i just added some padding on the foot rest in my harness to bring my cg forward and it works great!.I did some upside down wing overs to see if my harness would swing heads up and it did not.Who would of guessed i would have more control in the maneuvers,duh.My harness swinging heads up in the middle of a maneuver really caused problems.Now i have much more control through out the maneuvers .
Dam wag u are to heads down in that thing but i might be wrong.
I have a knot in my line to stop me accidentally going too far head down. You have to be careful at take off and if the line has slipped and you go down to the base bar you could end up that far head down that your head ends up below the base bar. _________________ Sonic 165
My youtube channel
I get pulled below the bar on scooter tows, at the very top of the tow. Once my knots slipped and in freeflight my head was about 8" below the bar.......That was fun. _________________ Airborne Climax 14 (C1)
AT, FL,ST, RLF, TUR.
There is an art, it says, or rather, a knack to flying. The knack lies in learning how to throw yourself at the ground and miss. … Clearly, it is this second part, the missing, which presents the difficulties. ~~~Douglas Adams
On my second, or maybe it was third flight in my new harness ( Moyes Contour ) I had removed the knot, and didn't notice just how head-down I was when I did my hang check, probably because I didn't put my feet in and get the slider to go all the way back.
Anyhow, I launched, cleared the hill, then went prone. As soon as I went prone my head was below the bar, and I was stretching back up above to hold on to the bar. I immediately tried to pull the angle-o-dangle rope, but couldn't get it to pull my head up.
One of the guys in the Moyes factory had told me to just pull it striaght forward, so striaght through the jam cleat. I tried this, but pull as hard as I could, it wouldn't move. I tried pushing it back towards my hips, so out of the jam cleat, still nothing. All the while, trying to fly the glider, and not get too far out of the narrow lift band, but also not get too close to the hill that I was now below launch height.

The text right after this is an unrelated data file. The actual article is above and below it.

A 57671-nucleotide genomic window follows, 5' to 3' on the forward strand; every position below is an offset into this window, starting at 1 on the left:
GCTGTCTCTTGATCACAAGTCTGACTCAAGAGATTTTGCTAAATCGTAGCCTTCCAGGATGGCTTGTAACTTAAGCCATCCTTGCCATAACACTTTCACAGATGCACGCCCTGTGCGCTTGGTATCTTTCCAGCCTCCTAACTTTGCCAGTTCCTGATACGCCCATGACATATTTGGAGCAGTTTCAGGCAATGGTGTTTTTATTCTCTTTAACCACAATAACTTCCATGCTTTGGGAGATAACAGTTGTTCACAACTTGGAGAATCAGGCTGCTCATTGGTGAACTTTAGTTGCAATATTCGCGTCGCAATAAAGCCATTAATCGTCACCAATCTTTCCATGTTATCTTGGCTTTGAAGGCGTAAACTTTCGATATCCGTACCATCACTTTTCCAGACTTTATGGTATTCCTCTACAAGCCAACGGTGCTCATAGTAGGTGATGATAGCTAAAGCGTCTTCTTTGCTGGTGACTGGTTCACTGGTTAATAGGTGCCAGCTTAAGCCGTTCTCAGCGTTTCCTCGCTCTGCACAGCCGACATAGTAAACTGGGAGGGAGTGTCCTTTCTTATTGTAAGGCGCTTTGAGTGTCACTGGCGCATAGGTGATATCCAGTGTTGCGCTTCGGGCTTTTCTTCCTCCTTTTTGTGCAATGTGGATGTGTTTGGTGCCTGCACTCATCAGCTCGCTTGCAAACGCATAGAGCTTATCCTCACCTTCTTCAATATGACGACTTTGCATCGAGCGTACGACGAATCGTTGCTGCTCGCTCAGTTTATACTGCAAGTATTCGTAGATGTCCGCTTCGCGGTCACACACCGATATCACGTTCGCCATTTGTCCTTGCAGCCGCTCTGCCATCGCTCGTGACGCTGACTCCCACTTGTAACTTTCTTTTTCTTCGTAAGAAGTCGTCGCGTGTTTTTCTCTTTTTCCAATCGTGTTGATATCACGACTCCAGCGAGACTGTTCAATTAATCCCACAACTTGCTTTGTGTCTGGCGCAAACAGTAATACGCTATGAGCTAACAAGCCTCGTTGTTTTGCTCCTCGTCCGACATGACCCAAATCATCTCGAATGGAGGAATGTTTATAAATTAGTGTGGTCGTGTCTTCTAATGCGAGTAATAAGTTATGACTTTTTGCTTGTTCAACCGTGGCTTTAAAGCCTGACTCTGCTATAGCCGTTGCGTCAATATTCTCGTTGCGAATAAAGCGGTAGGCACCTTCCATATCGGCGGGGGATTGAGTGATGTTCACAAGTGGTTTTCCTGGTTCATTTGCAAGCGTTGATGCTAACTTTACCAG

I made about 3 passes in front of the hill all the time my head was not feeling good, being so low compared to my body, like all the blood was trying to drain down into my head. I figured if I rocked back to hang, I could maybe then pull on the cord, but because I was SOO head down, when I pulled up on the bar, I pushed out too much, and mushed the glider out of the lift band, and then when the bar came back in, I zoomed down and though, that's it, I'm landing, even if it means carrying back up ( as it does at this site if you don't land half way down where you can re-launch when the wind is right.
I carried back up, all buggered, so thought better of re-flying that day.
Wag, when I first saw how head-down you went in your harness, I got worried, but that harness is like my old harness, and it looks easy as pie to rock back up with just the rope, so you should be ok, but please be careful, and don't go TOO head down.
I've put my kont back in, and you might want to do something similar if your harness allows. Start by putting the knot somewhere conservative, then launch with your head higher than where the knot is, and rock down to it. If all's ok, move the knot an inch further before your next flight, and repeat.
Dawson _________________ Delta Bronze
Ground Tow (HG)
VHF Radio Operations
Pilot Certificate (HG) Advanced
Safety Officer (HG)
Airborne Sting 2XC 175
You should have one more rope on that harness, which is the shoulder stop-rope.
The shoulder stop-rope runs from the right shoulder, up through the carabiner, and then to the left shoulder. You
adjust this rope to allow your body to go NO FURTHER head-down than you would ever want to be, in flight. Yes, each
shoulder pick-up point should have two ropes attached, there.
This shoulder stop-rope is also an in-flight comfort adjustment, if you set it at the ideal flying angle (to suit yourself). Then,
pulling yourself head-down further will put more pressure on your shoulders, relaxing the armpit pressure. Raising your
chest, then relaxing, will put less weight on the shoulders, and more on the chest/armpit lines. (You would be slightly
head-up then, but it's okay to be comfortable.) This extra comfort adjustment will extend your flying times.
Do NOT depend on knots or cleats to prevent an extreme head-down position, in flight. Use a separate shoulder stop-rope. _________________ Cheers,
Pssst! New pilot? Free advice, maybe worth the price,
H4, Moyes X2, Falcon Tandem, HES Tracer, Quantum
On my Z5 harness I have permanently fixed my pitch adjustment at the cleat and removed the velcro pull tab...I have no problem getting upright in that harness with the pitch control permanently set during my landings.
For me, this simply removes one more item to fuss with while flying...
really getting it ready for wallaby. i figure i dont want a rotor at this point. i wanted to make what i have as clean as possible.
ill be chase mike barber around this spring i hope and i want to be able to keep up as much as possible. _________________ "Cocky Bastard". Never land on your face it hurts
H3 AT, PL,FL
Sport 2 brothers wing, LaMouette Topless 1 flys awsome and Airborne C4 13.5
There should be a line that goes from the carabiner to the front of the harness to limit the travel of the harness
in the head down direction. The harness should be adjusted to go about 15 degrees head down, and no further. There have been a number of avoidable face and neck injuries because there was no limit to how far the harness
could pitch head down.
Hope that helps,
Mike _________________ Everyone who lives dies, yet not everyone who dies, has lived.
We take these risks not to escape life, but to prevent life escaping us.